ENGLISH FOR BROADCAST
Juwarti Hafsah, SS, M.Si
SELECTING STORIES AND STARTING TO WRITE
DESCRIPTION: This modul explain about how to write the news text based on the students Choice (surely connected with the hottest news)
GOAL : By learning and understanding modul 4, wish the students can:
1. Decide to choose the most likely news to be written.
2. Understand how to choose the topic.
3. Can make the short news text in English perfectly.
1. Broadcast Journalism, written by Andrew Boyd (Focal Press)
2. An Indonesian-English Dictionary, written by John M. Echols and Hasan Shadily (Gramedia)
3. An English-Indonesian Dictionary, written by John M. Echols and Hasal Shadily (Gramedia)
WHAT IS NEWS?
There are some cosiderations about news, such as:
‘Tiding’ new or interesting information fresh event reported (CONCISE OXFORDDICTIONARY)
‘News’ is the first rough draft of history(BEN BRADLEE)
‘News’is the immediate, the important, the things that have impact on our lives (FREDA MORRIS,NBC)
‘When’ a dog bites a man, that is hot news, but when a man bites a dog, that is a news (CHARLES DANA)
‘News’ is anything that makes a reader say “Gee Whiz!” (ARTHUR MCEWEN)
Whatever news may be, there is more of it about than ever before - on the Net, on the growing myriad TV channels, and squawking out of the tinny speaker in the corner of the kitchen.
Survey after survey finds more people are abandoning their newspapers and turning to TV to find out what is going on in the world. More than 70 per cent now say TV has become their main source of domestic and international news and TV has finally outstripped newspapers as the primary provider of local news.
So broadcast news rules. But what are the rules than govern the news?
Most editors would agree that newsgathering is more of an art than a science. But ask them to agree on today’s top stories and many would come to blows. To select stories to satisfy a given audience you are said to need a ‘nose’ for news.
But if it were all the matter of nature rather than nurture there would be no excuse for a textbook like this. So let’s look at the elements no self-respecting news story can be without. These are the characteristics of news:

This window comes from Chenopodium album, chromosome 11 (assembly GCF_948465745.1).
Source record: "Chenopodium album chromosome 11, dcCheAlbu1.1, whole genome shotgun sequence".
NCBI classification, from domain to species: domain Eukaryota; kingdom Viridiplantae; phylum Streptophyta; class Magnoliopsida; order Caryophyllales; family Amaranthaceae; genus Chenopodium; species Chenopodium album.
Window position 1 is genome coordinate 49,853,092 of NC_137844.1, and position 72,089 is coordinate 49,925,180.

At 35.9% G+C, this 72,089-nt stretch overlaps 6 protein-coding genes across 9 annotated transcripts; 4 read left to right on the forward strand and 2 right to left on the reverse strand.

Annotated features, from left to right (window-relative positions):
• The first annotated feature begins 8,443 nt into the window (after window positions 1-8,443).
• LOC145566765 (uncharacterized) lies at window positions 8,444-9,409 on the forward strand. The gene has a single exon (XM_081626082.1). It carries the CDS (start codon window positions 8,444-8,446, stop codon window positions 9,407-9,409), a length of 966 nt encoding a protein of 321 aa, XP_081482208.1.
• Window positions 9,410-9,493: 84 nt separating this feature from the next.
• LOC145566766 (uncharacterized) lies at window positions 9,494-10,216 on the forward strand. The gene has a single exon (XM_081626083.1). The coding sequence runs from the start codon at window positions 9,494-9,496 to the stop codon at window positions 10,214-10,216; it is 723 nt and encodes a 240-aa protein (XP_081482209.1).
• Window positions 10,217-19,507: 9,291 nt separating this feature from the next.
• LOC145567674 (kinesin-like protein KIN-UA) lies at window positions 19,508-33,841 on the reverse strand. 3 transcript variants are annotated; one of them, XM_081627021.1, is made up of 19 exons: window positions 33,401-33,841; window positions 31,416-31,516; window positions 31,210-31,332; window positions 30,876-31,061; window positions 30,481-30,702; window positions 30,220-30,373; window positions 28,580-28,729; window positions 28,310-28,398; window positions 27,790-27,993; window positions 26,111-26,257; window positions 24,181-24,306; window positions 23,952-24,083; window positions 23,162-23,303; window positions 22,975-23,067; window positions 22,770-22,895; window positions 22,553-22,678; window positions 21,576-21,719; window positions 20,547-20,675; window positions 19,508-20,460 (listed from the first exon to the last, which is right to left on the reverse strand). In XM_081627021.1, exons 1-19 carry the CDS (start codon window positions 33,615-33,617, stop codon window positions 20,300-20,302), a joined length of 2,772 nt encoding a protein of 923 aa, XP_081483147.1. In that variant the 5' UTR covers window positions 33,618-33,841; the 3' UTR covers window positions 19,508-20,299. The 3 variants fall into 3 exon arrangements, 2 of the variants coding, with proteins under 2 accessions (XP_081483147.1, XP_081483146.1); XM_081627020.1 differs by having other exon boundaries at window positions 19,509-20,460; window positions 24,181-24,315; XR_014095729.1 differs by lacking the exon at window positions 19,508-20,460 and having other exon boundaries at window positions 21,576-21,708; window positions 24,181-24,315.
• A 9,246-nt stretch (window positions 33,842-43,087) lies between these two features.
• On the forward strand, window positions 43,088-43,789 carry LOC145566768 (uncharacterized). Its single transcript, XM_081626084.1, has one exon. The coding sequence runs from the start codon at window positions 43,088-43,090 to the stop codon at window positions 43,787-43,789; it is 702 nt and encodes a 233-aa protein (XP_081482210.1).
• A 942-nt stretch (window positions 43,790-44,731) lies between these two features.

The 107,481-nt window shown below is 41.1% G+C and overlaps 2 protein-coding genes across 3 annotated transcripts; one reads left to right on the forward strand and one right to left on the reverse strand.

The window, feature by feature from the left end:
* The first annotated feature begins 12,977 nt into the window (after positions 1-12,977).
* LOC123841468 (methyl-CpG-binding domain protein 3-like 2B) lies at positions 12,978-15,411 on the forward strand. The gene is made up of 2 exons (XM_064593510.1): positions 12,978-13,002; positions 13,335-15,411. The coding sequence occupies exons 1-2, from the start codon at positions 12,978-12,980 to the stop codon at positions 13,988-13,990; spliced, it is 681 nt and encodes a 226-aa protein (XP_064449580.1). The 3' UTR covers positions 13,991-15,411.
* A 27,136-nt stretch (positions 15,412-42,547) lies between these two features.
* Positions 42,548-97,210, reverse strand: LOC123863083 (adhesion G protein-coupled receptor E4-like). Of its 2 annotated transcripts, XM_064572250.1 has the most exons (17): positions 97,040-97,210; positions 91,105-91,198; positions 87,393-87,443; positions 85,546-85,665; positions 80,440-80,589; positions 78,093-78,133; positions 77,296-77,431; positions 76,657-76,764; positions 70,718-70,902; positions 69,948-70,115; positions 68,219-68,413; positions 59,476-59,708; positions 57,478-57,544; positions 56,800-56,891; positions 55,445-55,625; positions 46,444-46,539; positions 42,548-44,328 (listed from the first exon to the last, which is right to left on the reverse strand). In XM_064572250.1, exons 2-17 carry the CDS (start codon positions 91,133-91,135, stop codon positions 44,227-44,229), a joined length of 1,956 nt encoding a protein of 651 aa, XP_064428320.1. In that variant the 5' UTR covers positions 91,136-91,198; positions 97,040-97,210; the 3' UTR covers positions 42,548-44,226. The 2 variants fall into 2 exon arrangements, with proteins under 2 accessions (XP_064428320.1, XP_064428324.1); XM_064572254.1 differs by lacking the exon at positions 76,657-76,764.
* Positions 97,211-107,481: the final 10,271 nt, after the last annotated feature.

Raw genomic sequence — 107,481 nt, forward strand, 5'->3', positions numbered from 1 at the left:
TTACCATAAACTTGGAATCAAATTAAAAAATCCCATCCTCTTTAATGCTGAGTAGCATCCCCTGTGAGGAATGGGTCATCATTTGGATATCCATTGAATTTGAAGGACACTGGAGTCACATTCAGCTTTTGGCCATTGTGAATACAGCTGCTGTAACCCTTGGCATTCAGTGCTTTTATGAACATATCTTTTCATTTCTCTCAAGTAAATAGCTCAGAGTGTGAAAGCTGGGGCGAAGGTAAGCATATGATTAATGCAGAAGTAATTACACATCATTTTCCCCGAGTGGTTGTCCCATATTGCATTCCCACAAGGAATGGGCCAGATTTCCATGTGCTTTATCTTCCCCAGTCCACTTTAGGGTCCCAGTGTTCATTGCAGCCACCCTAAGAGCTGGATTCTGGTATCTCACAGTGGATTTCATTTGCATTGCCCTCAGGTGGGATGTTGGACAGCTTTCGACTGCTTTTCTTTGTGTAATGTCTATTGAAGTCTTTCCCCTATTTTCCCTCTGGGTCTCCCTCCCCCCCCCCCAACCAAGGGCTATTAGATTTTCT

SMALL EARTHQUAKE IN CHILE - NOT MANY DEAD
This headline was a little joke by a Times sub-editor and has all the resounding impact of a damp squib. It was intended to be everything news is not - undramatic, remote and unimportant - though the irony would have lost on anyone living in Chile.
Yet this spoof has something to say about nature of news. For a story to have impact, it has to be relevant. For news to be relevant, it has to have proximity. Huge problems for them are less important than small problems for us.
Dalam bahasa Indonesia, proximity berarti ‘kedekatan’ atau memiliki kedekatan. Jika dalam sebuah teks pemberitaan ingin memunculkan suatu sindiran, maka sang penulis teks dapat menambahkan sindiran-sindiran kecil. Sindiran-sindiran halus atau kecil tidak selalu tanpa makna dan tidak relevan. Terkadang sindiran-sindiran kecil bermakna besar atau dapat memberi dampak besar terhadap sebuah pemberitaan. Kutipan pendek di atas adalah salah satu contohnya.
Even when the proximity gap is narrowed, a news item may fail to interest different groups within the same country. A surge in the price of coffee might shake up the bussinessmen of Nairobi, but fail to stir the fisherman and woodcarvers of Mombasa. But if the price of coffee crashed, the item would come home to everyone in Kenya - the economy would slump and they would all be affected.
But even when a story contains both touchstones of proximity and relevance, the reaction it provokes in you will depend on your upbringing, environment, education, background, beliefs, and morality. In other words, news values are subjective and newsgathering is an art, rather than a science.